But it’s morning now, all mourning must be washed
away with dawn. Wrong doings do not exist today.
We are American. We do no wrong, commit no
harm; we are perfection. Our history books are
testimonies to our greatness. Slaves were willing
workers, the natives happily donated their land for
the manifestly designed plan. Never is it mentioned
that the US established the 1900’s campaign for
purity. That was solely Germany’s fault. The stealing of
people, the raping of lands, the destruction of culture,
the sterilization of its citizens were all acts washed
down the drain. So why shouldn’t I be able to I wash the
blood off of today? Why can’t I scrub his name
off my lips? Why can’t I rinse this night from my brain?
I curse the day I gave my heart to a stranger only
to have it broken moments later. I hate my mentor
for mentioning his name. Troy. Anthony. Davis.
His story: Wrong choice with wrong people at
wrong time doing wrong things caught in wrong
situations with blue blood spilled permanently.
It was the ambiguity of guilt and the price to be paid
that tugged at my heart. It was a cost too high. A
penalty too stiff for testimonies that changed. Even
his compadre, his partner in crime turned prosecution’s
star witness, the blue man’s golden boy was overheard
confessing to the deed. A case built on lies, coercion
and circumstantial evidence would cost a life. A life
must not be spared! Justice must prevail! The cop killer
has to die!! Someone has to pay! Who it was and
proof of guilt didn’t matter, but they must be black.
Blue fingers pointed in black directions... fingers
pointed indiscriminately discriminately. A familiar
story...Was Troy a Scottsboro Boy? 80 years later
was the South still trying the same case? Had we
learned nothing from the 9 hijacked lives? Or was
it the lesson that black blood must be shed! Eye
for eye, life for life! And the justices were blind and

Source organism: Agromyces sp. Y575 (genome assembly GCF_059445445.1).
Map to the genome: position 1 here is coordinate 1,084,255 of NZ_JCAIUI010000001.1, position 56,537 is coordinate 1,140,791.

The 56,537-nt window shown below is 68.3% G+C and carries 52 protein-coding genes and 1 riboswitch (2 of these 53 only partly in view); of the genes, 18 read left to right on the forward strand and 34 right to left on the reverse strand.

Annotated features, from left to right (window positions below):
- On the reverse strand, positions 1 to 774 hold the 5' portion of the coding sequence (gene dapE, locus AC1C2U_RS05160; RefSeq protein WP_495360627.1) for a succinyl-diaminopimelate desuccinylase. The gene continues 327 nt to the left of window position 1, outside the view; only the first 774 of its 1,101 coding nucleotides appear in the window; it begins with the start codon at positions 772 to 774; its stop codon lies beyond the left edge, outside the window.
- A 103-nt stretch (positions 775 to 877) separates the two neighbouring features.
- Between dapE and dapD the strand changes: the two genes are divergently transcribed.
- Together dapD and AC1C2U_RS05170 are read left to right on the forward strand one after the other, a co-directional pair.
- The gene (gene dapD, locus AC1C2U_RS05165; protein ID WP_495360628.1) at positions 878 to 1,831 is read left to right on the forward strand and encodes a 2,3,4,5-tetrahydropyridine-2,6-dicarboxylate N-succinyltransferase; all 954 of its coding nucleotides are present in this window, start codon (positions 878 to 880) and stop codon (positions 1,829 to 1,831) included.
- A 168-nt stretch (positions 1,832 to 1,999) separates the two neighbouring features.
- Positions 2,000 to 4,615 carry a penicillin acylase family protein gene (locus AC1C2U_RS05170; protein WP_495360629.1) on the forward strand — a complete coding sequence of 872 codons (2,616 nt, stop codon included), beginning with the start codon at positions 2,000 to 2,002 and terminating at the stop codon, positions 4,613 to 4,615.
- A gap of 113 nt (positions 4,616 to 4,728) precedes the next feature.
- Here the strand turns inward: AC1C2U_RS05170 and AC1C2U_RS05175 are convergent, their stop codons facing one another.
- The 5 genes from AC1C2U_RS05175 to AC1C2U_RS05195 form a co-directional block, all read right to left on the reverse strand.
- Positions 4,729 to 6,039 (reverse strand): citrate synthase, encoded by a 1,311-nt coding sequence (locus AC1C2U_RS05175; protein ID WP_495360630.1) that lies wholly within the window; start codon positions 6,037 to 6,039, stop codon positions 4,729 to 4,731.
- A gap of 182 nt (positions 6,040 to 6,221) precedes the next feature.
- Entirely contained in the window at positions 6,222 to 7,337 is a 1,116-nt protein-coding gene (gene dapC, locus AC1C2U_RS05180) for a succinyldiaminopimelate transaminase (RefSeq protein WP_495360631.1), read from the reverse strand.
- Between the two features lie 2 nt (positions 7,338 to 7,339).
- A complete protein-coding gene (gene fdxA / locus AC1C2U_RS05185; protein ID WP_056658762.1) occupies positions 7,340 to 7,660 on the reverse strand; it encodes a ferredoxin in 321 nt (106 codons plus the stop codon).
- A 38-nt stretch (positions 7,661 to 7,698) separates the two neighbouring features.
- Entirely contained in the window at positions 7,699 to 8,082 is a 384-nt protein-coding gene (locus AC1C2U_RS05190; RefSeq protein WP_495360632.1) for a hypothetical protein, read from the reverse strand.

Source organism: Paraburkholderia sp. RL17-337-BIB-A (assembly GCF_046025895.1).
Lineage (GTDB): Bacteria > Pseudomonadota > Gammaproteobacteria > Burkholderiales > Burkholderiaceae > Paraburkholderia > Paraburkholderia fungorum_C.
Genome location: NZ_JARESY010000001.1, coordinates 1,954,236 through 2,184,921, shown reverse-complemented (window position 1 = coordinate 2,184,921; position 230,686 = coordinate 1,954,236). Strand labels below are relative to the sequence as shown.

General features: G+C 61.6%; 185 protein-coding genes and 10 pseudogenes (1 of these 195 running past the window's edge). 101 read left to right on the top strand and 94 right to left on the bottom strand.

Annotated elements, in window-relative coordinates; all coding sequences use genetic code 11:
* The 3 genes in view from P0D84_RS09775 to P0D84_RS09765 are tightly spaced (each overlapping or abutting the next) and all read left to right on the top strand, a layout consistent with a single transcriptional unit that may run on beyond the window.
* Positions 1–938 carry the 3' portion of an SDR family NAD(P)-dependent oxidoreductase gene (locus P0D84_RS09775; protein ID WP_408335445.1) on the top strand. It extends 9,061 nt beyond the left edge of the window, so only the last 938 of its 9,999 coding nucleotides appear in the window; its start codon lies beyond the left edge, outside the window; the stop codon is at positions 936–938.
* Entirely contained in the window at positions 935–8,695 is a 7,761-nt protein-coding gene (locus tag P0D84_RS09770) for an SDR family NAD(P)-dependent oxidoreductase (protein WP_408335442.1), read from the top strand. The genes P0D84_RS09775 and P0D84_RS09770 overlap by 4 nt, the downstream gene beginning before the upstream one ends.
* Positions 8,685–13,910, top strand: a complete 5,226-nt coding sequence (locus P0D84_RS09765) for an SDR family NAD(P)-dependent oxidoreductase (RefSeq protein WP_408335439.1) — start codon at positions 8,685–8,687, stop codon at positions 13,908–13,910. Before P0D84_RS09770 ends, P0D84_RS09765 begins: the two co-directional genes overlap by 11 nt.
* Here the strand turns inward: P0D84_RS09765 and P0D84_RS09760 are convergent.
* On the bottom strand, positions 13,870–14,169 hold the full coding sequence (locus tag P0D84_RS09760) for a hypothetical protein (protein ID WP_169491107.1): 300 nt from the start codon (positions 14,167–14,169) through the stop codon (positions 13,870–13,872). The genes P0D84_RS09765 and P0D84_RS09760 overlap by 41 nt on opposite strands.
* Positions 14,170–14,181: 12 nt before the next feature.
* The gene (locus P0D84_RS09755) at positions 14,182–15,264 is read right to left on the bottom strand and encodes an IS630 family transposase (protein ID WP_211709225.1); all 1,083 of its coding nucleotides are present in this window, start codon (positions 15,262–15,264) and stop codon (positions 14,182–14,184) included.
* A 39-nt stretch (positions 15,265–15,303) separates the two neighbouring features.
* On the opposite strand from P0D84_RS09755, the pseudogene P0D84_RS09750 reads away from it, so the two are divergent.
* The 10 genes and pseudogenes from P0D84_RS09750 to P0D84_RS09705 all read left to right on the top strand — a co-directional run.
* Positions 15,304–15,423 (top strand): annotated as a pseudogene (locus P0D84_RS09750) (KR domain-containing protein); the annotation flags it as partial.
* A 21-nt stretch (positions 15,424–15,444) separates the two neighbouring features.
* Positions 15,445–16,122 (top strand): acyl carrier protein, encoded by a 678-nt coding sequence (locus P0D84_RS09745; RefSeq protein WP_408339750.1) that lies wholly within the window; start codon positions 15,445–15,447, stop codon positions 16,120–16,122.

deaf to the reasonable and resounding pleas.
We screamed, shouted, marched, signed, wrote,
begged and with fists raised and baited breath
we waited. “Don’t do this” were the pleas and
prayers of the day. Blood spilled anyway.
Hearts broke worldwide. Tears poured from eyes.
Lynchings were once again legalized.
And while the weight of the night slowed time
and heavy hearts struggled against breathing easy’s
impossibility, dawn still came. Day
demanded its place in time and space even if
Troy remains in yesterday, free of bleak tomorrows.
The blood lust satisfied revealing us as bloated and
disgusting/disgusted Americans. The carcass
on our shoulders, blood smeared on our hands
and on our faces, with salt burning our eyes.
But none of this will stay, it will be washed away,
this is America’s way. The drain will provide freedom.
So I stand in the shower, I turn on the water, reach
for my loofah, grab my soap and begin the ritual. I
will try to wash away the grotesque image of self.
I will scrub ‘til squeaky, ‘til porcelain, ‘til the scent
of the bewitching hours’ stench is gone. The deeds
done at night under flags, we will not speak of.
I scrub. I scrub. And I scrub trying to remove his
blood from my skin, his name from my lips, this
regret filled night from my brain though knowing
this lynching cannot afford be washed away. This
cannot be status quo, cannot be the American way!